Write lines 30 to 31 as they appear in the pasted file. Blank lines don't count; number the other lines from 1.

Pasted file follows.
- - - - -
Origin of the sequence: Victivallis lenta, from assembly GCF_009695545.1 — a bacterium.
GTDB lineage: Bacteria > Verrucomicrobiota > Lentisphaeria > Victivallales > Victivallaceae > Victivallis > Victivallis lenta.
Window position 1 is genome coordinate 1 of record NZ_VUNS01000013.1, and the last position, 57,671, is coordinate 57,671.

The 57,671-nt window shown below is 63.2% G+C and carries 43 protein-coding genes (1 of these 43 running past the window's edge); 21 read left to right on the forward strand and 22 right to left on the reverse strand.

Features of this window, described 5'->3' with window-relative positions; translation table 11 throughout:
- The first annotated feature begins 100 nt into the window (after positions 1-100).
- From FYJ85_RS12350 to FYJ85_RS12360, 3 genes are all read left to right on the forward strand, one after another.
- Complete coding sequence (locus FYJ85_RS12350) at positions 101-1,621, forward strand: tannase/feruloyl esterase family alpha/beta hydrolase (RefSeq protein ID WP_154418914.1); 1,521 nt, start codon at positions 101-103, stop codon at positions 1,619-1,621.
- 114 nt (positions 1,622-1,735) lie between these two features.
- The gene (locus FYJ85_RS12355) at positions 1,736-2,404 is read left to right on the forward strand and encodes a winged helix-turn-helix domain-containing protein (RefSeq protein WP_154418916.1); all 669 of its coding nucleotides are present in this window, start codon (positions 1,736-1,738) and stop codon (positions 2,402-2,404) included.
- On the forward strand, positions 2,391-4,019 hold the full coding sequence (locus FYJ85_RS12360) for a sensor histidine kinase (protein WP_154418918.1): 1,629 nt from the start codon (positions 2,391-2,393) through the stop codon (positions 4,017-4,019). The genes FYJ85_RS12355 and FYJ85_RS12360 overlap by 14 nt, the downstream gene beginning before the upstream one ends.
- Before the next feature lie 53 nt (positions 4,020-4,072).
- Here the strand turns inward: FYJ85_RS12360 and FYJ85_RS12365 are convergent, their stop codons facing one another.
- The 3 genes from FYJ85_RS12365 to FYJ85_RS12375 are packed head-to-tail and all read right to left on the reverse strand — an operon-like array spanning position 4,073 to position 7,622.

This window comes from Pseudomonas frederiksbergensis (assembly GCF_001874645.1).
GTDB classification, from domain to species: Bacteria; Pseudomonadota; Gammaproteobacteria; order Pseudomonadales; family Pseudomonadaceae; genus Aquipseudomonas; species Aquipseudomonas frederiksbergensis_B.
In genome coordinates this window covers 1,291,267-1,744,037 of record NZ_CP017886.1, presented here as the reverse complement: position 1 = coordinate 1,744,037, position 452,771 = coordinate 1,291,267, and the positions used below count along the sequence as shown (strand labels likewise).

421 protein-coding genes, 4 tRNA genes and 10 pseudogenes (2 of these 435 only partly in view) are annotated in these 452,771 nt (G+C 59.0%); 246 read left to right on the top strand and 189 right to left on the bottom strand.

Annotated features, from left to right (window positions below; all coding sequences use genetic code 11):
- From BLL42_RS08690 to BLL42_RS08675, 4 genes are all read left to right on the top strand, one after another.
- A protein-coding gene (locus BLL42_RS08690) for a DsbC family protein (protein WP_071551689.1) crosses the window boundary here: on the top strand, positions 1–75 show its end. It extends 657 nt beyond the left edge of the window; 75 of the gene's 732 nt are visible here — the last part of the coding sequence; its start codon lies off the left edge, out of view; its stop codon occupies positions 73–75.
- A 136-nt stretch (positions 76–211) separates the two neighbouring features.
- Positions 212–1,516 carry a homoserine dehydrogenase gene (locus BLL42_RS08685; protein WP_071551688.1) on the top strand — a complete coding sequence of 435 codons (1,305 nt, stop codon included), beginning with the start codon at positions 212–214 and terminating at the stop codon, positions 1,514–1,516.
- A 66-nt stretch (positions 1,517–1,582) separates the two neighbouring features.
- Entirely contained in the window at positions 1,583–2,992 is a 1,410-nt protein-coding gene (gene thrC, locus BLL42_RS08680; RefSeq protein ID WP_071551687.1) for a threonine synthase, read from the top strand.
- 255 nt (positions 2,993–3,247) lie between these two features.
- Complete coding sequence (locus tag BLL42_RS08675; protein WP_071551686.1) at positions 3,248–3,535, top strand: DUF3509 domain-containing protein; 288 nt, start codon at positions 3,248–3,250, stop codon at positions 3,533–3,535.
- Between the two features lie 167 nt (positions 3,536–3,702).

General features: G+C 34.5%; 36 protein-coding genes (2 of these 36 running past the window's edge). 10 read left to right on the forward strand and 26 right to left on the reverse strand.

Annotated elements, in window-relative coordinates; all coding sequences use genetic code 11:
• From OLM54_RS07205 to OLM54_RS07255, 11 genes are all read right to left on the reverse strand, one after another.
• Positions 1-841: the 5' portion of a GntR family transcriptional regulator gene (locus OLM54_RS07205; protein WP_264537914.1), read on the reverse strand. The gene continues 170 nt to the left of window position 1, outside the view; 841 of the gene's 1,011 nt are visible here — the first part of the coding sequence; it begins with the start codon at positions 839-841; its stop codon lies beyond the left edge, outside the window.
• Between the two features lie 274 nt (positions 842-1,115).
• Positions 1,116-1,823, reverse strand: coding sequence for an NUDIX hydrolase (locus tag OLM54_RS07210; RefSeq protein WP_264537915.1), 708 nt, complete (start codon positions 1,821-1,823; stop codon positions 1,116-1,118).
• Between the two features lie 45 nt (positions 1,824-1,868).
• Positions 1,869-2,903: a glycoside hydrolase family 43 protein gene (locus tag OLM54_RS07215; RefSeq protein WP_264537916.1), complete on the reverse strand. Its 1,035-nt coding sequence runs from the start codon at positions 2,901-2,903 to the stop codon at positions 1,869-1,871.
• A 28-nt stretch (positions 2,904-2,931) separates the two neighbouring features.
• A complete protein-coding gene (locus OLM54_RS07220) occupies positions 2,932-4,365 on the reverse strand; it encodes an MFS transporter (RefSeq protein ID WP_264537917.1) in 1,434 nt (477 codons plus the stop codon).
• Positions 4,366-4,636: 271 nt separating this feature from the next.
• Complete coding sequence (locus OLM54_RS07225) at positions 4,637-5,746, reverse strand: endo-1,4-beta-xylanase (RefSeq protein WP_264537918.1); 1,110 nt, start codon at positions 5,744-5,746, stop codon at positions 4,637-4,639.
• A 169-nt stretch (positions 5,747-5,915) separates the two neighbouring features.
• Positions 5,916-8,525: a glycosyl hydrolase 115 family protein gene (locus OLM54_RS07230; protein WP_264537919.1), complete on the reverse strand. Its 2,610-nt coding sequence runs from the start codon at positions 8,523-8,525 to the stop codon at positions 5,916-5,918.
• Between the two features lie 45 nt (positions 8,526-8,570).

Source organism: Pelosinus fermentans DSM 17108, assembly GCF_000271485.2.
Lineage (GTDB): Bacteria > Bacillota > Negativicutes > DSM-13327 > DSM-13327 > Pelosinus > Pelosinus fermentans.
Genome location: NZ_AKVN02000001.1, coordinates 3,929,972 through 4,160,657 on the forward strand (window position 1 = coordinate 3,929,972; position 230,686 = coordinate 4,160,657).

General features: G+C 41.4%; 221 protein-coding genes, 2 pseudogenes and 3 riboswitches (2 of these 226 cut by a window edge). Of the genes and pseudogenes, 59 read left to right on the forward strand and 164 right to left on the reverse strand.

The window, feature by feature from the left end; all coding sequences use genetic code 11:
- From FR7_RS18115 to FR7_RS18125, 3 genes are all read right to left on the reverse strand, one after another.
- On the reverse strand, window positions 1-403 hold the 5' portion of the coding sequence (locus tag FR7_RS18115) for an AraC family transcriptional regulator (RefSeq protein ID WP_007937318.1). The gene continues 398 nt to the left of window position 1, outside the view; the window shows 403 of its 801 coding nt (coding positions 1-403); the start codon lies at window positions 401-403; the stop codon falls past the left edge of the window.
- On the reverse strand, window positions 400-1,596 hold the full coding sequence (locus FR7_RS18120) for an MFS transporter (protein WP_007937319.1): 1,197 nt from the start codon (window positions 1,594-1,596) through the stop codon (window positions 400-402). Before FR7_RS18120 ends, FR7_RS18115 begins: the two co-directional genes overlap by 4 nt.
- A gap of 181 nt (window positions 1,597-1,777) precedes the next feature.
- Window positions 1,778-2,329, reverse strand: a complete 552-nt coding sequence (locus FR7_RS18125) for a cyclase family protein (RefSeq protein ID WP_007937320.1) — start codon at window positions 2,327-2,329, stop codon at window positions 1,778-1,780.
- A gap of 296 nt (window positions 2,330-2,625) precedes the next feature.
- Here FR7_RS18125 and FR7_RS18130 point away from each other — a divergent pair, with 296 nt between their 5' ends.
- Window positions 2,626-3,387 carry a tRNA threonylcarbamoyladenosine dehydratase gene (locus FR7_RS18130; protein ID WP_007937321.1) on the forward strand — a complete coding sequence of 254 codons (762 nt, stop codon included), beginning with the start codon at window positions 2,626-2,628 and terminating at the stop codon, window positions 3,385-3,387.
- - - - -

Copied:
Annotated elements, in window-relative coordinates; all coding sequences use genetic code 11:
• From OLM54_RS07205 to OLM54_RS07255, 11 genes are all read right to left on the reverse strand, one after another.